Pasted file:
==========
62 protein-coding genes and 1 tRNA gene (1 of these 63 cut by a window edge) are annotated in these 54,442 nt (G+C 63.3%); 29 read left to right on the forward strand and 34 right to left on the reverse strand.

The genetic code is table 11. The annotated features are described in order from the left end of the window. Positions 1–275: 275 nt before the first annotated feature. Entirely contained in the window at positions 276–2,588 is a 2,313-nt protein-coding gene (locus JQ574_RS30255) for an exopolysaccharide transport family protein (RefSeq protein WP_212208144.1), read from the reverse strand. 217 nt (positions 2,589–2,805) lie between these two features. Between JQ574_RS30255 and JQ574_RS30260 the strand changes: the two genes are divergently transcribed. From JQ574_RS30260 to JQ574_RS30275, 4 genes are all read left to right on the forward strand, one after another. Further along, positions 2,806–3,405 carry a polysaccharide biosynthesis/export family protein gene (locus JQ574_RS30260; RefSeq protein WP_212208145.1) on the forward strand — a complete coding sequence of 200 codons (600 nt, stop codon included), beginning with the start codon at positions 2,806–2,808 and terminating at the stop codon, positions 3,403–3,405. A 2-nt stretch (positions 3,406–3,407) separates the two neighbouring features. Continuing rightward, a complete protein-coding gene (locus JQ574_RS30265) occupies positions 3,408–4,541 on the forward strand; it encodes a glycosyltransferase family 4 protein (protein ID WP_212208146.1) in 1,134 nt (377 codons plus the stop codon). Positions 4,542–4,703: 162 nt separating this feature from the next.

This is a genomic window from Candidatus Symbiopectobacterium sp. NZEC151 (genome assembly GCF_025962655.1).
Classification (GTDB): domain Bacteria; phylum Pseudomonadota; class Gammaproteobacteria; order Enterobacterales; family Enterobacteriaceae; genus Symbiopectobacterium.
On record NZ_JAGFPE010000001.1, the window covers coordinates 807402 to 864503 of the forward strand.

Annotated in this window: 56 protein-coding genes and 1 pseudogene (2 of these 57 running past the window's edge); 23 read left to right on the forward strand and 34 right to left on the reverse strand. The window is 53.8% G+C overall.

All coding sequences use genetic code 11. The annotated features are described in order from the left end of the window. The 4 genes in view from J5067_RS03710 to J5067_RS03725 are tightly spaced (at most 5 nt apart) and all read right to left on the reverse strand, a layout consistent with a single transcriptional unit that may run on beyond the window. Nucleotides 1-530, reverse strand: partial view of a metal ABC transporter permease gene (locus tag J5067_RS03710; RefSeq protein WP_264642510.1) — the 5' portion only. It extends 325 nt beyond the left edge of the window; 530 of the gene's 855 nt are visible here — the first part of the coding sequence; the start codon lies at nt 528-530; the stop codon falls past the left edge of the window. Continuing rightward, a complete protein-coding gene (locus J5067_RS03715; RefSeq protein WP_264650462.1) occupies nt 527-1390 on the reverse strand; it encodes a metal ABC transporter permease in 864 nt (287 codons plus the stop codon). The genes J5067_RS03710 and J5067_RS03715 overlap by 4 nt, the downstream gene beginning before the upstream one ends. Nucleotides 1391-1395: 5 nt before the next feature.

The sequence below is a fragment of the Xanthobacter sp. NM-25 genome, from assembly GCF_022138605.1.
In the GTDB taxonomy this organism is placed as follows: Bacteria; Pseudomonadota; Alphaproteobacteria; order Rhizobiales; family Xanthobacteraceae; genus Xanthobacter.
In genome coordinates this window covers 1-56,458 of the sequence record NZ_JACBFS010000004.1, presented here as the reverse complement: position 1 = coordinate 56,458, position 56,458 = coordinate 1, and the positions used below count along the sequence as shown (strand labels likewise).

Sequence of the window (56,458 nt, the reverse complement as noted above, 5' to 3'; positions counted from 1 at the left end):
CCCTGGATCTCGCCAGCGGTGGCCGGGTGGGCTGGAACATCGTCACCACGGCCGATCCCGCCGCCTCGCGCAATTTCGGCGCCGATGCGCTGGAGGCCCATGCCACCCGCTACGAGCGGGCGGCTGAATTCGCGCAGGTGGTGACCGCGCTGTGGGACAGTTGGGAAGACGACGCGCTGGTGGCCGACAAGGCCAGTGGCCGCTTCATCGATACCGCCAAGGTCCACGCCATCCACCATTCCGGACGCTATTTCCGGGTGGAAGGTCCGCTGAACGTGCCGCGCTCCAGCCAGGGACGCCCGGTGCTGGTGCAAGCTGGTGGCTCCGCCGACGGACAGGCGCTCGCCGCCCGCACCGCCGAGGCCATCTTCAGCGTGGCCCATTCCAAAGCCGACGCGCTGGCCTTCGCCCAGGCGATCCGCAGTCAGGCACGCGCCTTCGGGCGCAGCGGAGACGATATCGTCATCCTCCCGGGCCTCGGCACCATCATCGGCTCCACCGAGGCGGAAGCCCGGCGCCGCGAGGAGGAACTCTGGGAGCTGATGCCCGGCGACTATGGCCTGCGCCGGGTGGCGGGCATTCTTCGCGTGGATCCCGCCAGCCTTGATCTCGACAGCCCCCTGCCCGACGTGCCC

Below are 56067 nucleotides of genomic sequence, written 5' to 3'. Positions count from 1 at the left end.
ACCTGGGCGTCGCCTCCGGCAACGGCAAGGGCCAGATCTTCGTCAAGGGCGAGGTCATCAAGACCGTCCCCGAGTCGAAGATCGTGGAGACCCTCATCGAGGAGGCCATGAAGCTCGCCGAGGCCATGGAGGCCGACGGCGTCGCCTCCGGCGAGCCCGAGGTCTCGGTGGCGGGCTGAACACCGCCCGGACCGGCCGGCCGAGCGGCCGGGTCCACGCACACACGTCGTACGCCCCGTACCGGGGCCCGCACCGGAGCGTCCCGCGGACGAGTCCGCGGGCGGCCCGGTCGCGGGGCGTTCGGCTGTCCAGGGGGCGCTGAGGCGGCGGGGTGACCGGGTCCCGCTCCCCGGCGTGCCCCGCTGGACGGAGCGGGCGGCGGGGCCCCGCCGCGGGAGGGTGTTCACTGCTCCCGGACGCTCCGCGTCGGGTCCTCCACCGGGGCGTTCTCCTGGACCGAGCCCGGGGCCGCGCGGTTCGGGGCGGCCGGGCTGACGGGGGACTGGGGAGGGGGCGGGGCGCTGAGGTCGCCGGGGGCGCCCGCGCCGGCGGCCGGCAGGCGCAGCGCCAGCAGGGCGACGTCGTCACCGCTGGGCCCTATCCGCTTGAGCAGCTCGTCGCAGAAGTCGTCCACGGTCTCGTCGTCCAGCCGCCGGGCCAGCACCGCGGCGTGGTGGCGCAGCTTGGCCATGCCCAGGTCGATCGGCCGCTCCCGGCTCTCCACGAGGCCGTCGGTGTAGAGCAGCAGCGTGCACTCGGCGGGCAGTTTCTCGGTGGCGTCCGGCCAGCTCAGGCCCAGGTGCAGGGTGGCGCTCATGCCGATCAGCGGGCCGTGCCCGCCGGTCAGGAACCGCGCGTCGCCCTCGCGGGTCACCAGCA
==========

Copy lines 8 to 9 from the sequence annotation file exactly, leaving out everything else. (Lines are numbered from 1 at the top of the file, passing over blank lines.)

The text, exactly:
The sequence below is a fragment of the Xanthobacter sp. NM-25 genome, from assembly GCF_022138605.1.
In the GTDB taxonomy this organism is placed as follows: Bacteria; Pseudomonadota; Alphaproteobacteria; order Rhizobiales; family Xanthobacteraceae; genus Xanthobacter.